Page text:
The citizens of Monrovia have valued the education of its youth from day one. When wished to establish a school district to provide for the education of his children and those in the area, he found that under the law there needed to be at least 15 children of school age who would attend before that could be done.
His four children, brother C.O.’s three children and five more nearby were still three short of the required number. stepped in and “loaned” the district a family with three children, thus making possible the official start of education in Monrovia.
The first school was built at a cost of $18,000 in 1887 at the corner of Mayflower and Orange (Colorado Boulevard) and was called the Orange Avenue School. The architect was Luther R. Blair, whose Victorian home stands today at 508 N. Ivy (to learn of the home’s move from and then return to an Ivy Avenue location, see the Monrovia Patch article ).
A high school was begun in 1893 as a result of a city election (the vote was 75-1 in favor) and was located on the second floor of that Orange Avenue School building. During 1911-12 a new high school building was constructed at the corner of Ivy and Palm Avenues.
With student populations growing and the need for a facility to handle that need, the cities of Arcadia and Duarte joined Monrovia to form a joint high school district, with Duarte and Arcadia being admitted in 1920. A site at the corner of West Orange Avenue (Colorado Boulevard) and Sixth Avenue (now Madison) was selected for the location at which to build a new high school that could accommodate students from the three communities.
Work on the $600,000 building began on Jan. 6, 1928. The cornerstone was set in place on April 28, with 55 items placed in a foundation box by school children. The school was dedicated early in 1929. It was not until 1951 that Arcadia left the district, with Duarte following in 1957.
With recent construction now completed after four years of work, it is an appropriate time to ask, “Why not landmark the high school main building?”
The primary reason for doing so would be to recognize the importance of this vintage structure to the community and acknowledge the role that the school has played in the education of the area’s youth.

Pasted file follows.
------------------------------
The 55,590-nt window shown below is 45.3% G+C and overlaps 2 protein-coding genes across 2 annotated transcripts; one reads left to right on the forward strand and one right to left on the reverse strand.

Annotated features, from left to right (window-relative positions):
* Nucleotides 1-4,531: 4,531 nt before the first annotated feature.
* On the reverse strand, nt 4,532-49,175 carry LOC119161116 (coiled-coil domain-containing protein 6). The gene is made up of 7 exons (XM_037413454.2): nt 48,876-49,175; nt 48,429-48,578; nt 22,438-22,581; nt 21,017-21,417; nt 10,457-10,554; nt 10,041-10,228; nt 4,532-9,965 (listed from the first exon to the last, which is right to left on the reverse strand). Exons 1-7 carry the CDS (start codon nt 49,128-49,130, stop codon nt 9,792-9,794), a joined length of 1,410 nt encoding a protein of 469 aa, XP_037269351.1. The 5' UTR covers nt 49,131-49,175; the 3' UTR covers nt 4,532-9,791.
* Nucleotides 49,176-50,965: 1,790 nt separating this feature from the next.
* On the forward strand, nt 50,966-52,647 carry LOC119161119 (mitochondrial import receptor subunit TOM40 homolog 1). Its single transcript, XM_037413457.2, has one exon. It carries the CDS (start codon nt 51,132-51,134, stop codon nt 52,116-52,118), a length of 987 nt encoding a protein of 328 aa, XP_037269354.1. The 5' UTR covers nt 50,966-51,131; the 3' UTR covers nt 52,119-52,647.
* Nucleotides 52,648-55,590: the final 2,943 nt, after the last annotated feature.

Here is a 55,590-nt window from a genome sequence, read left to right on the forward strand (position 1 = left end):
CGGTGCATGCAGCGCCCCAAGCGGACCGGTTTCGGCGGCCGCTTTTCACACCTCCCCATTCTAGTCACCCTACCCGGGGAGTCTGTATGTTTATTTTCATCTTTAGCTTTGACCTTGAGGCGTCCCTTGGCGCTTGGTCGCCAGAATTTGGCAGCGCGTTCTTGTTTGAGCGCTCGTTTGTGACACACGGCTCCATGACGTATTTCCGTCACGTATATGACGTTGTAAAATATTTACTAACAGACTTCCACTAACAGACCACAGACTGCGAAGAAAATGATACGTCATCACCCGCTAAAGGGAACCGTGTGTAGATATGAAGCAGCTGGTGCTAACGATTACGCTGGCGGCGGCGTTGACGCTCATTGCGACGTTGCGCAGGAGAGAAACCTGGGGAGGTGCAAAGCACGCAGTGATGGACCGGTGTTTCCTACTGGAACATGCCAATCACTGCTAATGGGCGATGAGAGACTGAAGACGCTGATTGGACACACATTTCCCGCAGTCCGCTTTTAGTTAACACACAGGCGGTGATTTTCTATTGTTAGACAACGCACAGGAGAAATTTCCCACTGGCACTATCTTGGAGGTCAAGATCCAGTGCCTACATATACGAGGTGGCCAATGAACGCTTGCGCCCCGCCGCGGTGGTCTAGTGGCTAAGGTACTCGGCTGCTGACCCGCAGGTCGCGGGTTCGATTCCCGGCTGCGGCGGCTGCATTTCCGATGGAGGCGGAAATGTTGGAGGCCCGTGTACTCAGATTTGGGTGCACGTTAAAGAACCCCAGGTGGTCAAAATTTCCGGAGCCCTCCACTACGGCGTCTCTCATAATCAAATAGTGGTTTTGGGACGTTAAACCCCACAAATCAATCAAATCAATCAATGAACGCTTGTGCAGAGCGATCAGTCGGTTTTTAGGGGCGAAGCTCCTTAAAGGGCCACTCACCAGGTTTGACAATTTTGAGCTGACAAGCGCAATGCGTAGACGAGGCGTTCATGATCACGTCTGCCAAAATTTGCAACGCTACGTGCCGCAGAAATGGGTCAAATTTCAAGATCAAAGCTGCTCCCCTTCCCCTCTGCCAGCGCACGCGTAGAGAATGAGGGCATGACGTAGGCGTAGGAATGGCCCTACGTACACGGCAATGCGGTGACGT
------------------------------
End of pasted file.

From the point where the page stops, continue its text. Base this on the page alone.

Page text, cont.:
A second reason to landmark is the building itself: The neo-Spanish architecture with a dominant bell tower has been a striking edifice in the community for decades, and it contributes to the historical and architectural heritage of Monrovia.
A third justification for landmark status can be found in the architect of the building. John C. W. Austin (1870-1963) was born in England and became a noted Los Angeles architect who designed the current high school building in 1928. His work as an architect in Southern California includes the Shrine Auditorium, Griffith Observatory, Los Angeles City Hall and the Memorial Branch Library in Los Angeles. At least three of his works are on the National Register of Historic Places. His importance as an architect adds to the argument for landmark designation of this structure.
The biggest drawback, of course, would be if there are restrictions placed on the structure as a result of a landmark designation. Those restrictions would have to be understood and agreed upon by the parties involved–the school district administration, the school board, the Historic Preservation Commission and the City Council.
The restrictions notwithstanding, the designation of the main building as a landmark structure is an issue that should be addressed and discussed. Attaining landmark status would make a fitting conclusion to the recent renovations and improvements of the high school.